PLUMBING THE DEPTHS
Obtaining the fine balance between the arrangement of the drainage vent system and the water seal is the critical aspect to avoiding unpleasant odours entering the building – in other words, equalising the atmospheric pressure caused by wastewater conveying through the system and allowing the sewer odours to terminate to the atmosphere.
The water trap seal can be lost in any fixture due to self-siphonage, induced siphonage and positive pressures within the system; the location of the vent pipe terminating to atmosphere is also susceptible to wind effect. The most common source is caused by trap seal evaporation, due to the operating temperature of the room where it is located.
Renovations within buildings and facilities can result in modification to the existing drainage system. It is crucial that the venting configuration is adapted to conform with AS 3500 Plumbing and Drainage, otherwise this will lead to issues with negative pressure occurring and effectively reducing the trap seal (also known as pulling the trap).
As waste conveys from the fixture and into the pipework the momentum causes the trap seal loss to occur, termed as self-siphonage. It is very common within mid- to high-rise buildings for induced siphonage to occur; this is a result of other fixtures discharging on the upper levels within the building, causing pressure fluctuations and affecting the trap seal on the lower levels; for example, when the water seal in the WC starts rising and falling (pulling) or gurgling.
THE USUAL SUSPECTS
The following items are the most common causes of how sewer gases can enter the buildings:
A blocked or incorrectly located vent pipe. Every facility has a vent system specifically for the drainage within the building or facility. If this vent configuration is installed incorrectly it restricts the passage of atmospheric air to balance the pressure transients and odours can’t be released to atmosphere, negative pressure occurs and the odours disperse within the building.
Fractured pipework. Drainage pipework is extremely durable; however, pipework and/or fittings can be susceptible to damage for a number of reasons. Building expansion or movement can play a part although, in some cases, prolonged periods of high temperature hot water can cause thermal damage and movement, allowing foul odours to disperse into the building.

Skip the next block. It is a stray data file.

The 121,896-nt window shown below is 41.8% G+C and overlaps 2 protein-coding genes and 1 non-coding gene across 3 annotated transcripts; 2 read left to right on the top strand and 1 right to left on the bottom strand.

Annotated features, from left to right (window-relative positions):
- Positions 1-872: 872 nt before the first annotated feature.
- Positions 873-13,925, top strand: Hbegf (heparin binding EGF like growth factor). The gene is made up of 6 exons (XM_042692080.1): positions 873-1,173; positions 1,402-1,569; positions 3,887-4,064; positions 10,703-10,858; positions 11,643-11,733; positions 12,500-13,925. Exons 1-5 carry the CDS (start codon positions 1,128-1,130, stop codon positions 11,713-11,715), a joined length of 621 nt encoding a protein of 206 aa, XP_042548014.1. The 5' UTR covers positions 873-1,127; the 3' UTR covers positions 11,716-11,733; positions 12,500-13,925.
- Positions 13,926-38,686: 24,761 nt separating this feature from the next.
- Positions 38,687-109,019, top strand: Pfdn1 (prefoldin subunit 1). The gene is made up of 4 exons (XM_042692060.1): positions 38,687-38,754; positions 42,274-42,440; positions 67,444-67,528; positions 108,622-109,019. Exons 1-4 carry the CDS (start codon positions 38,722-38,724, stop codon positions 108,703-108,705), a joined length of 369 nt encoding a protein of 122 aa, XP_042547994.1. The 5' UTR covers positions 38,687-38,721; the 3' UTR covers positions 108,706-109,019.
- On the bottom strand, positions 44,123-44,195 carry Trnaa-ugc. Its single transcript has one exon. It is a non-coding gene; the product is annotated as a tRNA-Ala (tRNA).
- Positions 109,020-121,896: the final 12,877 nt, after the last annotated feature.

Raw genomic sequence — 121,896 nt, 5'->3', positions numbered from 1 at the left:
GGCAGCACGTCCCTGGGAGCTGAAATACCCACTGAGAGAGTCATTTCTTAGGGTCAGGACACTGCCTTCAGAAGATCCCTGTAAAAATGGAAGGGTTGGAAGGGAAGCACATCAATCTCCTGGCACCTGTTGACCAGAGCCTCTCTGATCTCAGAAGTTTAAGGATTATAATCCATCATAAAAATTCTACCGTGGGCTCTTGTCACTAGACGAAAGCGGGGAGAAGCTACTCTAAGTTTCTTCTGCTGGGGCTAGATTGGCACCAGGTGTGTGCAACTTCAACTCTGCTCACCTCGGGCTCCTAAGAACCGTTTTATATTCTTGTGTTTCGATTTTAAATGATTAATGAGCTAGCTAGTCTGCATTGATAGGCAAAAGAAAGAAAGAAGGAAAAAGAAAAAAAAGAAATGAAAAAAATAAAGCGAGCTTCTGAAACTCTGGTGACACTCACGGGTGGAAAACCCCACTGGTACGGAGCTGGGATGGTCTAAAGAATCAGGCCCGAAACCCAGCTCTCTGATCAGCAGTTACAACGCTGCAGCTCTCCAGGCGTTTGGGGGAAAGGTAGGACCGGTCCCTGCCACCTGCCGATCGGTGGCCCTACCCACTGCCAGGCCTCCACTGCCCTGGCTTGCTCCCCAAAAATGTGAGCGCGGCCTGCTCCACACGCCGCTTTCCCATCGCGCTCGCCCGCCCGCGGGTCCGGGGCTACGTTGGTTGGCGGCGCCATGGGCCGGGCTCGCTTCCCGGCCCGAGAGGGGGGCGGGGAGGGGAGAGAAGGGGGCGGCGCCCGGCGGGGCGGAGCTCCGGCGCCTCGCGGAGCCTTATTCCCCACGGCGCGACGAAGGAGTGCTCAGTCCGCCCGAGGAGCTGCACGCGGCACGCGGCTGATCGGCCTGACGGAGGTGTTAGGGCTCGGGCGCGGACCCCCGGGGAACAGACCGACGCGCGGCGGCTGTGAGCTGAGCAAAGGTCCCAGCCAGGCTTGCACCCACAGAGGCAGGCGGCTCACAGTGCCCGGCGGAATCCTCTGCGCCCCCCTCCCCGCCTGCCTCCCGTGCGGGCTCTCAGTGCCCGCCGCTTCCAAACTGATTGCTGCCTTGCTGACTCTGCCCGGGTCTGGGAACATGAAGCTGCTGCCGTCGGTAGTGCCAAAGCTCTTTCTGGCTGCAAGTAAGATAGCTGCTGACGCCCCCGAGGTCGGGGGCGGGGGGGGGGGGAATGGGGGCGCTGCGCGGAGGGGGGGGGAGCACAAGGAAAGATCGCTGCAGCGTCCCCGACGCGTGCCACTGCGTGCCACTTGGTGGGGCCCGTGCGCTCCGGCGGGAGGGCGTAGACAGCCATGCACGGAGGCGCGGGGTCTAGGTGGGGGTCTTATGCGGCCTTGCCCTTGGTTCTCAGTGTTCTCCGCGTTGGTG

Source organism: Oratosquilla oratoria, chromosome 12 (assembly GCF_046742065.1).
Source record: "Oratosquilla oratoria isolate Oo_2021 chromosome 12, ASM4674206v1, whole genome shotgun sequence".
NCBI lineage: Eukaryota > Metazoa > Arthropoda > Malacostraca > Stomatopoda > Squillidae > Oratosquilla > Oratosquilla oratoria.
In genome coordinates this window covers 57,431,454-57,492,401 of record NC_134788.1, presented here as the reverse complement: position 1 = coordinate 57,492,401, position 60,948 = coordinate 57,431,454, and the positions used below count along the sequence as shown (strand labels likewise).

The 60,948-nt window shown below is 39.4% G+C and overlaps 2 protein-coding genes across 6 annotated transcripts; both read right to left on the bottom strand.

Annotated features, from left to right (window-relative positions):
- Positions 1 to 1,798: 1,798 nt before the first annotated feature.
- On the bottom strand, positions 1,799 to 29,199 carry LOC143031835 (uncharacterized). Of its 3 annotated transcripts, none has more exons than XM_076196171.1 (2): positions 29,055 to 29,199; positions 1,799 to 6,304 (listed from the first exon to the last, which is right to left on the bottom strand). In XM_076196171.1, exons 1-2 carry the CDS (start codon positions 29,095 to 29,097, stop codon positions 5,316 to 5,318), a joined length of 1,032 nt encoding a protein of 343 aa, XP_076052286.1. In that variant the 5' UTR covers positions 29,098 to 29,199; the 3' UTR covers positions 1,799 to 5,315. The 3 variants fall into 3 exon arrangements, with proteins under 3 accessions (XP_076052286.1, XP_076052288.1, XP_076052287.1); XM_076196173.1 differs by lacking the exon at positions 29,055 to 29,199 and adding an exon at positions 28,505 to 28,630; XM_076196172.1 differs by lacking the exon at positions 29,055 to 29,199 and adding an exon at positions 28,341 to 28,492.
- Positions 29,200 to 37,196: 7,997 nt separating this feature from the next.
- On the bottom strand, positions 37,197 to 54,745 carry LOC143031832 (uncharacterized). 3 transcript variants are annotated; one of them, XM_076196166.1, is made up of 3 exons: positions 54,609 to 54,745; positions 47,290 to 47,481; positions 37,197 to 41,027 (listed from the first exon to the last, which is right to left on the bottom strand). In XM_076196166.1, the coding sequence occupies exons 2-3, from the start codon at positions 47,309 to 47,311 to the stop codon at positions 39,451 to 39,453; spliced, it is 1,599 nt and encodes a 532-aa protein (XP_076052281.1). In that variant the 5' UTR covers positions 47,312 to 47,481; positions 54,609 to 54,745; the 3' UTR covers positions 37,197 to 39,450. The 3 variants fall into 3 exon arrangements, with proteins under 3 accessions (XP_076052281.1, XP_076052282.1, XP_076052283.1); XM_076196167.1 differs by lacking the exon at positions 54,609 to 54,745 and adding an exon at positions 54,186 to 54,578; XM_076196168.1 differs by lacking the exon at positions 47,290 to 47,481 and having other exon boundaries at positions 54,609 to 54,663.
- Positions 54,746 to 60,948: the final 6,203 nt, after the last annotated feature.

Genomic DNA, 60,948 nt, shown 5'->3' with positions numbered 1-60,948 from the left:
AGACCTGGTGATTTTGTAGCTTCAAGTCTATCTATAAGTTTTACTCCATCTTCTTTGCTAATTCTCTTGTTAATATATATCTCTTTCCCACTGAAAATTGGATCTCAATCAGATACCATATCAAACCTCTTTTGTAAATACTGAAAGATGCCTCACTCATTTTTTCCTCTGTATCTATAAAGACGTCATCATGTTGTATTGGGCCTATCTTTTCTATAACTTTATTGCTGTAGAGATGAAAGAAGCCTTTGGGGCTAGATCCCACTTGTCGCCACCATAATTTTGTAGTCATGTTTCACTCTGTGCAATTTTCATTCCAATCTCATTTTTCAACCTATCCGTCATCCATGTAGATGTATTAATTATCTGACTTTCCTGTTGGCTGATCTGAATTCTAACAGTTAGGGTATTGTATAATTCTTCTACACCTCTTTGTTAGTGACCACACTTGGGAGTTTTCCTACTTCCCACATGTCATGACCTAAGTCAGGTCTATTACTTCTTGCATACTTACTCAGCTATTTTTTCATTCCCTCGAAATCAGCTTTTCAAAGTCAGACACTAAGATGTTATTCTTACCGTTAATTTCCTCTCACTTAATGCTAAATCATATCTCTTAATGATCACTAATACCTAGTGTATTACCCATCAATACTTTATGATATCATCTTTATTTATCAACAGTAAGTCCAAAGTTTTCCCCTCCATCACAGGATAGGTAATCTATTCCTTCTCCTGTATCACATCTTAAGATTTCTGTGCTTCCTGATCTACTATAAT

Evaporated trap seal. This is the most common cause of sewer odours and usually occurs at fixtures that are rarely used; for example, the basin or shower at the end of a disused wing or within plantrooms where the ambient temperature causes the trap seal to evaporate into the atmosphere. This issue can be amplified if the plantroom involves the mechanical ventilation system and can quickly cause the unwanted smells to transfer throughout the building.
SWEET SMELL OF SUCCESS
Adapting the vent arrangement within a complex building or facility when it is fully operational can be extremely challenging, in terms of installing a new vent pipe penetrating through multiple floor levels to reach the roof anddischargetoatmosphere.Analternative is to install Air Admittance Valves (AAVs) near the trap seal being affected.
The easiest solution is to recharge the suspected trap seal with water. This is only a temporary solution, however, as the issue will
only recur. Permanent methods of charging the floor wastes are available on the market to remove human failure and prevent the issue from arising.
Should foul odours still be causing a nuisance within your building or facility after taking these simple steps, a hydraulic consultant or plumbing contractor should be contacted to investigate and finally solve the case.
Paul Angus is an associate director – Hydraulic Services at AECOM, based in Sydney. Paul has strong commercial and technical capability in developing and delivering hydraulic design strategies and solutions. He specialises in providing a sustainable approach to system design, including water conservation, recycling and generating innovative engineering solutions. He has extensive experience in the hydraulic design, pre-acquisition and condition surveys, including all forms of specialist client advisory work. He also has extensive experience in expert witness reporting, taking part in adjudications, mediations, negotiations and arbitrations.
This article also appears in the February/March issue of Facility Management magazine.